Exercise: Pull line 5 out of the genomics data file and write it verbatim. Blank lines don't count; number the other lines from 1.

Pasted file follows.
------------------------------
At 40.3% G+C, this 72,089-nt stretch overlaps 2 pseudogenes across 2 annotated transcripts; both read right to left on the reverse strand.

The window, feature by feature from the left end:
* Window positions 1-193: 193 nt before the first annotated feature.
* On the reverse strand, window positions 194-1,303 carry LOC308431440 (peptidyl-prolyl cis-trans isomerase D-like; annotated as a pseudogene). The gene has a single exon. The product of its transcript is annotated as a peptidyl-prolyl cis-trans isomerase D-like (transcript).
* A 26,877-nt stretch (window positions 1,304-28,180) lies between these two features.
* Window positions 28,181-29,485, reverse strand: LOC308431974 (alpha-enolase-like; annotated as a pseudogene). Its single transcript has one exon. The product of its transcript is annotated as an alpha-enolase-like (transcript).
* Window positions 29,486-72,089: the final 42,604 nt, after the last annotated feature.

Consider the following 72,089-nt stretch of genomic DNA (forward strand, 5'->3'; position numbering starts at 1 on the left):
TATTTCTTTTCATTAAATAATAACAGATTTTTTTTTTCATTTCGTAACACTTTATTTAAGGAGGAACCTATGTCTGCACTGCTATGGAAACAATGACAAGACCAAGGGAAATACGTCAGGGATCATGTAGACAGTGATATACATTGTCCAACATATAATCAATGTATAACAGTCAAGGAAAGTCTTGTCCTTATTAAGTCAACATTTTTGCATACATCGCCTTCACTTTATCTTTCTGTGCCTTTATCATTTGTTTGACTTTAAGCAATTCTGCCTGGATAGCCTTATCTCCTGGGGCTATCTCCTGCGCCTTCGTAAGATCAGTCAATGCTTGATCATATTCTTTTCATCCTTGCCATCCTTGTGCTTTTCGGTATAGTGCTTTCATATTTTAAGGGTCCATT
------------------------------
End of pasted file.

* A 26,877-nt stretch (window positions 1,304-28,180) lies between these two features.